4 Galatians 3:28: Man and Woman: One in Christ
Galatians 3:28 opposes the exclusion of all members of a class of people from full participation in the church simply because they are Gentiles, slaves, or women. Such exclusion is discrimination and is a denial of equality in Christ. … Since the barriers of the law did severely restrict access of Gentiles and women, and to some degree of slaves, from full participation in the social life of the people of God, this contrast implies that the removal of those barriers in Christ will result in freedom to participate fully in the social life of the church. (97)
Being heirs of Abraham entails not only what they receive, including freedom, status, and standing in the church, but also in what they contribute to fulfilling the Abrahamic blessing to all nations. (99)
God repeatedly overrode primogeniture in the founding of the nation of Israel. (101)
The natural implication of the equality of male and female in Paul’s teaching is that the gifts of women for ministry in the church should be recognized, welcomed, and exercised in all areas of church life, including teaching, pastoring, and church leadership. Dare we exclude women from offices of leadership and teaching to which God has gifted them and called them? (104)
5 1 Corinthians 7: The Equal Rights of Man and Woman in Marriage
What he [Paul] affirms for man, he affirms equally for woman, often with exactly parallel expressions (1 Cor 7). (105)
Against a cultural backdrop where men were viewed as possessing their wives, Paul states in 7:2, “let each woman have her own husband.” Against a cultural backdrop where women were viewed as owing sexual duty to their husbands, Paul states in 7:3, “Let the husband fulfill his marital duty to his wife.” (107)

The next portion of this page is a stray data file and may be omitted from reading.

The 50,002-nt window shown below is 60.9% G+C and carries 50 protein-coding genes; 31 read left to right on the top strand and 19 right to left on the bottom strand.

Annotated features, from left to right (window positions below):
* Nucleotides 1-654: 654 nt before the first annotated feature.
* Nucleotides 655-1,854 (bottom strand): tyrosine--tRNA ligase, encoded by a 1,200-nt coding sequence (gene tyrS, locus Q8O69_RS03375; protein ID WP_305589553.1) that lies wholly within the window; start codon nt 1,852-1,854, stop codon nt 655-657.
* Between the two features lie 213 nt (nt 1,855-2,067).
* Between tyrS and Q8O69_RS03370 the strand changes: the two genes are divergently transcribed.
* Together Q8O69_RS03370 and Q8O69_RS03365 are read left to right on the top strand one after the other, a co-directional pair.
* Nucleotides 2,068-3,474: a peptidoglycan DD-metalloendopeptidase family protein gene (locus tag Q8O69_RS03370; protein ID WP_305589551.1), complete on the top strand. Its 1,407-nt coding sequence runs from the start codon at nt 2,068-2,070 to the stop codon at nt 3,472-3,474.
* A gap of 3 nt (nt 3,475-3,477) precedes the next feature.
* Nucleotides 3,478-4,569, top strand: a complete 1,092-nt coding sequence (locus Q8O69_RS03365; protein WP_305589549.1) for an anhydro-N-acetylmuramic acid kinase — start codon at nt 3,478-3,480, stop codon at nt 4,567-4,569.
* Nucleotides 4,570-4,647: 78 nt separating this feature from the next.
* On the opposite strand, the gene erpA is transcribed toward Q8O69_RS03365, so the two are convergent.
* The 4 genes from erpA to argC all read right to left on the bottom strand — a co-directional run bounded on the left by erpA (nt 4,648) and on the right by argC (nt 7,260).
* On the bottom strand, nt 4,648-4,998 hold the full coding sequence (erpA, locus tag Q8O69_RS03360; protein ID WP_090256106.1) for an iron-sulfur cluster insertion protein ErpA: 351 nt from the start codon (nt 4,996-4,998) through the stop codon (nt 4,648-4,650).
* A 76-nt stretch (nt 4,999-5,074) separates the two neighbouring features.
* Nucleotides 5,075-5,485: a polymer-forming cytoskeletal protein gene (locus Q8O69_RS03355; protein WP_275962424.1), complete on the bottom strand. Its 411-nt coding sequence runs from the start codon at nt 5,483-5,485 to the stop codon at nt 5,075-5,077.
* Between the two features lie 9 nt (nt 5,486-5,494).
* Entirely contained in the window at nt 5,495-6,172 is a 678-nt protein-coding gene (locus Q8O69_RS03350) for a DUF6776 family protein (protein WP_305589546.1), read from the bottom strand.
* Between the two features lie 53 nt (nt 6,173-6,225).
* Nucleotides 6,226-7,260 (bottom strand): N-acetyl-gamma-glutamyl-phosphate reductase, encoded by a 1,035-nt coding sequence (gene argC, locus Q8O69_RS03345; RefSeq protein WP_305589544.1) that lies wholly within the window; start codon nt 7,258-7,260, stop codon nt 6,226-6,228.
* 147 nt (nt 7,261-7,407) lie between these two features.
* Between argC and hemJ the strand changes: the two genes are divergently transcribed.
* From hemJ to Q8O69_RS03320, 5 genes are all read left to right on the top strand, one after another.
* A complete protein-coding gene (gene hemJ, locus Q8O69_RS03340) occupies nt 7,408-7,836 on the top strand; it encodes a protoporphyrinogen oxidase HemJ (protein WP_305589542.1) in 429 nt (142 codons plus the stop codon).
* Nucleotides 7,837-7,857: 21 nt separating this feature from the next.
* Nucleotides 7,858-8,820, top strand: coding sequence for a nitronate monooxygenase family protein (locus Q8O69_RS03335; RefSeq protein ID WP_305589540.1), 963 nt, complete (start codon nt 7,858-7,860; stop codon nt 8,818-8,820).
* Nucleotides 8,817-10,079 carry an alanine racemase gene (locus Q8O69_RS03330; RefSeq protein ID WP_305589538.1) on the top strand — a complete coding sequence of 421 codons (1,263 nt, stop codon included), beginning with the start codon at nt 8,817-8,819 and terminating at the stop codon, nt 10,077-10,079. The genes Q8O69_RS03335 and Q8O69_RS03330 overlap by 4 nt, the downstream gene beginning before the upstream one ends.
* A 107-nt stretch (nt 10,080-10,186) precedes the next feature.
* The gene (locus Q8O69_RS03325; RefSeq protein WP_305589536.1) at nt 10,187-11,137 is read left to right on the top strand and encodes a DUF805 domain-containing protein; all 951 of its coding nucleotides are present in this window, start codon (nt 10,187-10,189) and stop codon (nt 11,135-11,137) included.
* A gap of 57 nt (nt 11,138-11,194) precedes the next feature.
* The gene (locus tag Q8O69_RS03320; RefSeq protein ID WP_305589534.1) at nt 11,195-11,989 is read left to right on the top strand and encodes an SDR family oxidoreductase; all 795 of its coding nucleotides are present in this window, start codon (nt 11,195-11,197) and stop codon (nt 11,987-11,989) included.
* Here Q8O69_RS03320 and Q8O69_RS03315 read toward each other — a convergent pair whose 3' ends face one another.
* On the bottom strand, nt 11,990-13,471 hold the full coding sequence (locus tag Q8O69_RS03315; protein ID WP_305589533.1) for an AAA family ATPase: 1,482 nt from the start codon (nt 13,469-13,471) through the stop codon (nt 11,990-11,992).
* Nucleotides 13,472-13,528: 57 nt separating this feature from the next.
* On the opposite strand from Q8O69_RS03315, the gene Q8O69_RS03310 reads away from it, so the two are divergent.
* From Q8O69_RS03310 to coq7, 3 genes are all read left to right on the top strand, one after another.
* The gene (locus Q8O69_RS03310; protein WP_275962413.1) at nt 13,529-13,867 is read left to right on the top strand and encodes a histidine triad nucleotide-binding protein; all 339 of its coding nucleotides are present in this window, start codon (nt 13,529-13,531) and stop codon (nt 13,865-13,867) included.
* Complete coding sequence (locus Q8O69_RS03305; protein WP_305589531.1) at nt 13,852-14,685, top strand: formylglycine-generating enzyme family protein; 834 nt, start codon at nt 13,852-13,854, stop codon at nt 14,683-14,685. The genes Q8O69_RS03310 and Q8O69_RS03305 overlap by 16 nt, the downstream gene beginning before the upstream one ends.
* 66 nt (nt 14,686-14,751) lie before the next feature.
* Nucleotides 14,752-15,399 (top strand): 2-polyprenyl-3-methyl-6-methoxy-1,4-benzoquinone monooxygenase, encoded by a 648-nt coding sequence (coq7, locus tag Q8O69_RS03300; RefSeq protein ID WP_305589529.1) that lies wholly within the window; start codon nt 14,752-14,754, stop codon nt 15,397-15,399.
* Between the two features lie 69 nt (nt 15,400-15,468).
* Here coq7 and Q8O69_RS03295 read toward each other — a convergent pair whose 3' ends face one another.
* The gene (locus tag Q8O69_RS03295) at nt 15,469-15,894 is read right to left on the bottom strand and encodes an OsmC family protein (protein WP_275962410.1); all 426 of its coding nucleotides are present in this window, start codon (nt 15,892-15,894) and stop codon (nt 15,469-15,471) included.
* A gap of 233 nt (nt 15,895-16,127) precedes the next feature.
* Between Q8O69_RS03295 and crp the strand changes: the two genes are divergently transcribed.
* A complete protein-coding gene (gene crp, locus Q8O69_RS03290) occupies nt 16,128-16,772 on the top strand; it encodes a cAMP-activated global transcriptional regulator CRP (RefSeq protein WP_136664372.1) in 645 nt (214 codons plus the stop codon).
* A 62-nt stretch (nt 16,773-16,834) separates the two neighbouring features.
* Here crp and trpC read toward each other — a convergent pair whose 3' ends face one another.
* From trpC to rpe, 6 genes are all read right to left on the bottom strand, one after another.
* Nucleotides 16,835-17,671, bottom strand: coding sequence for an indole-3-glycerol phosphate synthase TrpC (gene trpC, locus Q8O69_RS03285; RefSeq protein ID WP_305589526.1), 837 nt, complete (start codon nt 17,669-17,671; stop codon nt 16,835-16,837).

6 1 Corinthians 11:2-16: Introduction
First, it was generally regarded as disgraceful for men to wear long effeminate hair. Effeminate hair was commonly ridiculed as disgraceful because of its association with effeminate homosexual relations. Second, in Hellenistic, Roman, and Jewish cultures for centuries preceding and following the time of Paul, virtually all of the portraiture, sculpture, and other graphic evidence, depicts respectable women’s hair done up, not let down loose. (110)
7 1 Corinthians 11:2-3: Head/Source Relationships
Paul introduces each of the three key foundational relationships that these actions affect, and in each one he uses the word “head” (κεφλη) metaphorically. (115)
WHAT DOES “HEAD” (κεφαλη) MEAN? Fifteen key reasons favor interpreting κεφαλη as “source” rather than “authority” here.
- The Greek OT (LXX) shows that most of its translators did not regard “head” (κεφαλη) as an appropriate word to convey “leader.”
- “Authority” is not a well-established meaning of κεφαλη. The ancient Greek world, exemplified by Paul’s use of “heart,” commonly believed that the heart, not the head, was the center of emotions and spirit, the “central governing place of the body.” (123)
- In contrast, “source” is an established meaning for κεφαλη listed from the earliest Greek lexicons to the present.
- Paul refers repeatedly to Christ as κεφαλη in the sense of source of life or nourishment: e.g., Col 1:18; Col 2:19; Eph 4:15-16; Eph 5:23
- The items listed in 1 Cor 11:3 are not listed in a descending or ascending order of authority, but they are listed chronologically: man came from Christ’s creative work, woman came from “the man,” Christ came from God in the incarnation.
- All attempts at interpreting each of these references to κεφαλη as “authority over” end up with three quite different authority relationships.
- “Source” fits better than “authority” as the meaning of κεφαλη in “the Christ is [εστιν] the κεφαλη of every man” (1 Cor 11:3)